here are three examples from the website that i linked. it shows a government test of HID bulbs. they tested the beam pattern from a hallogen bulb. then put in an HID bulb, and even aimed it the best they could. it still failed miserably. i wish they hadn't aimed it so that you could see the effect of just swapping one for the other. by aiming it, they tainted the results IMO.

1998 Nissan Frontier (skip to page 11 for test results)
1996 Chevrolet Lumina (skip to page 9 for test results)
1998 Nissan Frontier (test #2) (skip to page 12 for test results)

again, i'm not trying to tell anyone what to do, just trying to keep misinformation out of the forums. i go through this on almost every board i'm on, because the common misconception is that aftermarket HID kits are so much better than hallogens. just yesterday i had this conversation with the long distance kicker of the baltimore ravens. he had no idea about the side effects and took them out of his 2011 dodge ram.

but we're getting off topic. mods, feel free to split these posts up into another topic if needed.

Last edited by IRSmart; 05-24-2011 at 05:40 PM.
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post #80 of 132 Old 05-24-2011, 06:30 PM
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here are three examples from the website that i linked. it shows a government test of HID bulbs. they tested the beam pattern from a hallogen bulb. then put in an HID bulb, and even aimed it the best they could. it still failed miserably. i wish they hadn't aimed it so that you could see the effect of just swapping one for the other. by aiming it, they tainted the results IMO.

1998 Nissan Frontier (skip to page 11 for test results)
1996 Chevrolet Lumina (skip to page 9 for test results)
1998 Nissan Frontier (test #2) (skip to page 12 for test results)

again, i'm not trying to tell anyone what to do, just trying to keep misinformation out of the forums. i go through this on almost every board i'm on, because the common misconception is that aftermarket HID kits are so much better than hallogens. just yesterday i had this conversation with the long distance kicker of the baltimore ravens. he had no idea about the side effects and took them out of his 2011 dodge ram.

but we're getting off topic. mods, feel free to split these posts up into another topic if needed.
First off, thanks for being persistent...hehee

Now the facts:
1. The test were not done on 2011 Jeep Compass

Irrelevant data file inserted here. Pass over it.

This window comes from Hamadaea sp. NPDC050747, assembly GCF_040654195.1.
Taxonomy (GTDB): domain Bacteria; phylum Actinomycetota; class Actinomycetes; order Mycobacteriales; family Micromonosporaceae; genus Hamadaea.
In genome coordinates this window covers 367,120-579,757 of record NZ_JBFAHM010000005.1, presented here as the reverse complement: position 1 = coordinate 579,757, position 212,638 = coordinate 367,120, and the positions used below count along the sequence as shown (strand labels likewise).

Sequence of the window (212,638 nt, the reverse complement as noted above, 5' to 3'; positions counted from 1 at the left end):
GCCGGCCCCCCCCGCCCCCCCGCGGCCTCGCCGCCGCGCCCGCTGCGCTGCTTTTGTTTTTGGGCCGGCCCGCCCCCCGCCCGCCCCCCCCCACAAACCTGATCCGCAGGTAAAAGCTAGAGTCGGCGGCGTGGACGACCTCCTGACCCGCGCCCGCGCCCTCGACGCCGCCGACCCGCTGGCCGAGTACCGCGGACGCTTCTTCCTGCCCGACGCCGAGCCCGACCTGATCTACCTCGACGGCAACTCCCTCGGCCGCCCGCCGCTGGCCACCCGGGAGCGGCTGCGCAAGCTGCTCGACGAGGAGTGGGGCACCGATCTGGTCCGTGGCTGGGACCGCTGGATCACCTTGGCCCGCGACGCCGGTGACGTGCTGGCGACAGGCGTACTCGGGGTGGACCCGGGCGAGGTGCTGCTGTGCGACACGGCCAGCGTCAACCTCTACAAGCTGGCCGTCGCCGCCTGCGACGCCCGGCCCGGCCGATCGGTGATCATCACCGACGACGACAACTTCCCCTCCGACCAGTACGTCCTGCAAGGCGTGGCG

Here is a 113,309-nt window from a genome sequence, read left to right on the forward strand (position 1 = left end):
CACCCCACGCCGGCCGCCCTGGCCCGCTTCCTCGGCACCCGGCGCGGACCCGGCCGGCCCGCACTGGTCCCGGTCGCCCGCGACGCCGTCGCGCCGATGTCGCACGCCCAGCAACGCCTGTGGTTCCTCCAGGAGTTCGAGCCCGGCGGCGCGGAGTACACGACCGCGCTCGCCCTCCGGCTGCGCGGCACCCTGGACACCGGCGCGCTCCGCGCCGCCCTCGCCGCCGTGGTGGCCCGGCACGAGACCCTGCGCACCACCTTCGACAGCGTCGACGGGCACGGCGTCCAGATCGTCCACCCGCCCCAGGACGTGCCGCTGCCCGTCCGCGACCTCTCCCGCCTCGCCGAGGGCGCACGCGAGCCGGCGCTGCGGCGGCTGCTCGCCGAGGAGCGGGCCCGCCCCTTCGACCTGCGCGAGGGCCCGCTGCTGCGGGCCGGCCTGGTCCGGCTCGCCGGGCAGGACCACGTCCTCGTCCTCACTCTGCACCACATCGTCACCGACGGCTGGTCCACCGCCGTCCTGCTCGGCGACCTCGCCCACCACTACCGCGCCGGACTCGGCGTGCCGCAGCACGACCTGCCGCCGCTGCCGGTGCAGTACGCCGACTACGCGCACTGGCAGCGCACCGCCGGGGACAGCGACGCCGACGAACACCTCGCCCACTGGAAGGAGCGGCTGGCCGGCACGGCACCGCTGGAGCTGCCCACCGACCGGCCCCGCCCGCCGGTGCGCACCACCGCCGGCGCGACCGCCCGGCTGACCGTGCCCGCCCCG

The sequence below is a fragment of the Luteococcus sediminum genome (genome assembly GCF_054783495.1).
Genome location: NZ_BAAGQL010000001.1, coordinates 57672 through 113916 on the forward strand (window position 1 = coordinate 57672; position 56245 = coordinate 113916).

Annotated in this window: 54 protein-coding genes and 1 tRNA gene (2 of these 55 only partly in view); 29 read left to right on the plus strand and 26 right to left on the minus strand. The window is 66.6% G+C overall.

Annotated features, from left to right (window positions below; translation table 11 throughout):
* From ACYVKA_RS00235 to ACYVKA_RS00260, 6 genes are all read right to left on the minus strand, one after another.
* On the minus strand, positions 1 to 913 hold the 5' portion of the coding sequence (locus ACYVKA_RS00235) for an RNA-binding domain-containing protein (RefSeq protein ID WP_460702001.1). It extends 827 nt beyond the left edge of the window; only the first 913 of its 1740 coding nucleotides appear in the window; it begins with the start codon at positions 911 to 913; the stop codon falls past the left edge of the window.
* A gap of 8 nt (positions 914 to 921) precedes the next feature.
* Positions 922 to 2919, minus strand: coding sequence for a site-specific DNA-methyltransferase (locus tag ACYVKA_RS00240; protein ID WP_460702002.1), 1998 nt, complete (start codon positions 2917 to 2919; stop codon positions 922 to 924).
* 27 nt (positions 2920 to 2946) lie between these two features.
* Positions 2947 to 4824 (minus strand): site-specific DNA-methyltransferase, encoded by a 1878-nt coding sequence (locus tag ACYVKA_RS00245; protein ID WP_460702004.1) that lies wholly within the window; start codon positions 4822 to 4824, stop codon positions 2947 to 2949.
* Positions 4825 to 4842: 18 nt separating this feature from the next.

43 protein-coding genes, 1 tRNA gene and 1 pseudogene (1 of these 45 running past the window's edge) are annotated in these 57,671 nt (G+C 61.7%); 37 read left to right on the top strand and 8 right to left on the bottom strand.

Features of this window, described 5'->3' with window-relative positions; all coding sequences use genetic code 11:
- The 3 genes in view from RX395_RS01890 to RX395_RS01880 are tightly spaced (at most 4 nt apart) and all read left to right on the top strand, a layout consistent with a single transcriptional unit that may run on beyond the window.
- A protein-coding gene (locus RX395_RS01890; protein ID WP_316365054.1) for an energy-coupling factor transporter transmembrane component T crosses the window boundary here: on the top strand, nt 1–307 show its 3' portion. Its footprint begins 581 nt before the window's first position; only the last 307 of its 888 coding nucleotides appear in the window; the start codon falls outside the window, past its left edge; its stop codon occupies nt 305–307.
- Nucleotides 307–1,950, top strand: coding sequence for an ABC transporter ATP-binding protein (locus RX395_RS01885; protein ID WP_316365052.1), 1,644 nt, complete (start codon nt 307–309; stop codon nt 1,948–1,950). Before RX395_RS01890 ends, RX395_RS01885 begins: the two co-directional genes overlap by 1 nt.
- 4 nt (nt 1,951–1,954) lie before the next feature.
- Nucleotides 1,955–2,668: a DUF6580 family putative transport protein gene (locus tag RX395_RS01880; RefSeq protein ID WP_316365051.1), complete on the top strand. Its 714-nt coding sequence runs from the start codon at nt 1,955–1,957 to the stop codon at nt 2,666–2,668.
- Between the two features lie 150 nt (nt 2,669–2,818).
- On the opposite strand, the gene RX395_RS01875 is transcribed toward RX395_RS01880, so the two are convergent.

2. The test subjects were older cars probably non-confirming to today's headlight standards.
3. You wished they haven't aim? You serious? When you removed headlight housing, YOU definitely have to re-aim. Otherwise, results would not be accurate at all. When we swap HID light bulbs, hint bulbs, we're exchanging bulbs and NOT the housing unit.
4. The Raven kicker is missing out. Not only that, he's got a great HID kit he probably can't return for refund.
5. Test. I think you missed it completely. Here's the test official report.
"Test failures identified were as follows: lower beam photometry and headlamp
color."


The test failure, to me, is non-consequential. My perception of the new photometry with the HID kit is perfectly fine...it's brighter, it's clearer, and the signs, specially road signs and the lines on the roads are illuminated well. These can help finding your road alignment when driving on snow days...

As for headlamp color, what's bad about it?
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post #81 of 132 Old 05-24-2011, 07:14 PM
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First off, thanks for being persistent...hehee
not a problem, i've been known to be hard-headed lol and no offense has been received on my end, and i hope the same goes for all of you.

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Now the facts:
1. The test were not done on 2011 Jeep Compass
2. The test subjects were older cars probably non-confirming to today's headlight standards.
inconsequential. the tests were done on housings designed to properly emit a beam pattern from a hallogen headlight. the tests were to prove that such a housing cannot (and did not) emit a propor beam pattern with an HID bulb in them. a compass headlight will have similar results.

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3. You wished they haven't aim? You serious? When you removed headlight housing, YOU definitely have to re-aim. Otherwise, results would not be accurate at all. When we swap HID light bulbs, hint bulbs, we're exchanging bulbs and NOT the housing unit.
not neccessarily true. you do not need to remove the headlight housings on all cars to replace the headlight bulbs (for example, in my 92 lumina you could just reach behind the housing). when you are aiming the headlight, you are simply adjusting the mechanism that holds the bulb itself in the housing (in most, but admitadly not all headlights, some do actually move the headlight, like my 98 neon). so my point was that by simply removing the hallogen bulb and replacing it with the HID, you are putting the new bulb in the exact same place in the housing that the old bulb was, thus showing the drastic differences that are truely there between a hallogen bulb and an HID bulb. i guess the government wanted to have the best possible results with the HIDs, which is why they aimed them.